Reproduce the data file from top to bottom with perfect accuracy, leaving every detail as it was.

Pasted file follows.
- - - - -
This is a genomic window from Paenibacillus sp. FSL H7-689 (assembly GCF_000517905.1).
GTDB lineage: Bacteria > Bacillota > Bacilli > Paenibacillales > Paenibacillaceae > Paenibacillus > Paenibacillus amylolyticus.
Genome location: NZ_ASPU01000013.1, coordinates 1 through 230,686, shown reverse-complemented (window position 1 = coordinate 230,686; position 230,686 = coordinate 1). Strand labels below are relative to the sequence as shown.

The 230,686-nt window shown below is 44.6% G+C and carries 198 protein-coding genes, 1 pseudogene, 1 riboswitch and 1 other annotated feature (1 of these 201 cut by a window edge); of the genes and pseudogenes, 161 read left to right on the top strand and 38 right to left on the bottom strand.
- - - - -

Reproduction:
This is a genomic window from Paenibacillus sp. FSL H7-689 (assembly GCF_000517905.1).
GTDB lineage: Bacteria > Bacillota > Bacilli > Paenibacillales > Paenibacillaceae > Paenibacillus > Paenibacillus amylolyticus.
Genome location: NZ_ASPU01000013.1, coordinates 1 through 230,686, shown reverse-complemented (window position 1 = coordinate 230,686; position 230,686 = coordinate 1). Strand labels below are relative to the sequence as shown.

The 230,686-nt window shown below is 44.6% G+C and carries 198 protein-coding genes, 1 pseudogene, 1 riboswitch and 1 other annotated feature (1 of these 201 cut by a window edge); of the genes and pseudogenes, 161 read left to right on the top strand and 38 right to left on the bottom strand.